I’ve been up to the Newark area a few times to hear their workshops and programs, and these kids are fantastic. Some will become professional musicians. Most, probably, will become something else. But I think that through Jazz House Kids, they will become something, and somebody, rather than the latest kid shot on a street corner or left to forage through the garbage, more likely for food than the makings of a musical instrument.
They will get somewhere in life because their participation in music ensembles involves structure and discipline. Being in a band promotes work habits of showing up on time, being prepared and ready to focus, and listening so that they can contribute to the success of a team. These dispositions also contribute to their broader success in school.
Although Jazz House Kids is not a school-sponsored organization, it has school affiliations where music programs are under-funded and students are under-served. The heroic efforts of Walker and McBride and their dedicated staffs provide young people with a direction, and what my brother calls “good clean fun” in which to invest themselves after school.
But such programs are the exceptions. Most communities are more likely to send their kids to the garbage dump to excavate musical trash than they are to have world-class musicians and captains of industry willing to give of themselves to afford kids a better life, or to vote to raise their own taxes to provide their community’s youth with a strong music program.
Perhaps citizens could recognize what music can do for young people, and not just those whose way to Julliard is well-paved from birth. School music programs can give kids a reason to persist in school and develop feelings of affiliation with the institution that might not otherwise be available. There’s quite a payoff in constructing that avenue of positive activity; and even if it doesn’t contribute to the STEM demand, it gives us many reasons to count on a better future.
The opinions expressed are solely those of Peter Smagorinsky.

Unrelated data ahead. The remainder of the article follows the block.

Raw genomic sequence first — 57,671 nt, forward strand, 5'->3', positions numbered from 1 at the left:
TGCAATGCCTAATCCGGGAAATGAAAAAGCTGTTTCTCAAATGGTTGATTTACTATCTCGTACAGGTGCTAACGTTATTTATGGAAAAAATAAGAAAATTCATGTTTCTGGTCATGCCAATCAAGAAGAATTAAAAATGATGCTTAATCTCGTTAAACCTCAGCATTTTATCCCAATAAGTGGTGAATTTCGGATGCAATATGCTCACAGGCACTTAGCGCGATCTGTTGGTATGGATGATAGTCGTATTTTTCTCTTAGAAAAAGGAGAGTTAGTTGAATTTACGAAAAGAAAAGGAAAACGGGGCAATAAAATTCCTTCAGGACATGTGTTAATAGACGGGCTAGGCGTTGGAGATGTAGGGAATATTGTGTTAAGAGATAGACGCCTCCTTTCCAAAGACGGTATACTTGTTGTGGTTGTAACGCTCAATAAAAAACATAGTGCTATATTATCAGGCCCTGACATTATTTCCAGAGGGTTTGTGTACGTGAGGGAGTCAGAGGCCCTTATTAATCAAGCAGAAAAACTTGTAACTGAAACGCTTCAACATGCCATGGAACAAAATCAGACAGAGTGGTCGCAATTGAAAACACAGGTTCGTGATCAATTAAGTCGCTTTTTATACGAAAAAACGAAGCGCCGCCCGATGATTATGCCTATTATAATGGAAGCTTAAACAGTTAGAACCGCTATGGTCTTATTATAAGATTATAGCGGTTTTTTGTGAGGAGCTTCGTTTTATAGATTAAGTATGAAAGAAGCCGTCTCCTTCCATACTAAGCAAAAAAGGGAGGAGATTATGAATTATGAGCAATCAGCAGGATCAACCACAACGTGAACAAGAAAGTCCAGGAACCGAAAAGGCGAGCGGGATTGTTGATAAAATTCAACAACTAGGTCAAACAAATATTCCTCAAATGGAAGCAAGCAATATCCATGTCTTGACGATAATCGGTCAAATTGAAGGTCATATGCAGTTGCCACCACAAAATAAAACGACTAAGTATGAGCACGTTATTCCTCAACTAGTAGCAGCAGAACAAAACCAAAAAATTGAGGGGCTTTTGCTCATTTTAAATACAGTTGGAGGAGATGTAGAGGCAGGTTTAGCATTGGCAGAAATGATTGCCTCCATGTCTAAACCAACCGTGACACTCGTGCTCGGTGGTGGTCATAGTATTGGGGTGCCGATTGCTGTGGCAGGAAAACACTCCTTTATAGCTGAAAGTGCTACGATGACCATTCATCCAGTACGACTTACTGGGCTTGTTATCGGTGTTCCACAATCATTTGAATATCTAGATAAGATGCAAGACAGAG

Yes that's probably true. But that's not really the point either. The odds of fine arts and performing arts being a path to success – ESPECIALLY for CNN's mythical black in American downtrodden urban inner city youth, no matter how much that dance rap battle is totally going to save the youth center this time, are in fact, pretty remote.
Best to stick with what works or at the least, what works better. Not everyone can do calculus but then again not everyone can dance professionally either.
Music is a hobby.
Without music and arts, itunes and iphones have no value. Apple inc made fortune by mixing science and arts.
The way I see things...
Schools in America have artificially segregated subjects into neat, easily scheduled classes. This categorization creates the paradigm that the sum of human knowledge can be broken apart and classifies into separate and equal unrelated components. This is not reality.
Prior to the 20th century, scientists studied the natural sciences, a holistic view of the observable world. For ease of teaching, the natural sciences were broken down in biology, physics, chemistry, and earth sciences. Today, students concentrate on one of these. However, in order to understand biology, you need to know the chemistry behind cellular processes and in order to understand chemical reactions you need to know physics. We are now stuck with an inane system that does not look at learning from a systems view point.
The same problem exists with the arts. Einstein states, “Imagination is more important than knowledge.” How true! Creativity is the bases for discovery. Arts are as necessary as science. However, in a pragmatic world, we cannot allow students to major in one over the other. Students can neither leave school as a callous scientific automaton nor as a clueless artist. A melding of both is ideal. Personally, I favor an interdisciplinary approach to education, especially at the primary and secondary level.
The question remains, however, what is the appropriate ratio of knowledge? The world desperately needs skilled workers in specific areas, like STEM. Should a student learn a trade so they can get a job and study music after work? Should tax payers support unemployable fields in the name of a liberal education? These are tough questions. I support the arts, but at the same time do not want to give the false impression to young students that all subjects are of equal value, equitable yes.
Are we really short on STEM-trained people? Post-docs in the sciences were practically invented to serve as a career purgatory for PhDs that couldn't get jobs. Your average tenure-track biology position has about 150 qualified applicants (and 300 if you include the ones that are trying to finish a PhD). This isn't just biology either. I have yet to see an academic job in chemistry, physics, earth sciences, or mathematics have a hard time getting filled. Where do all those PhDs that don't land these jobs go? Post-docs or adjunct work.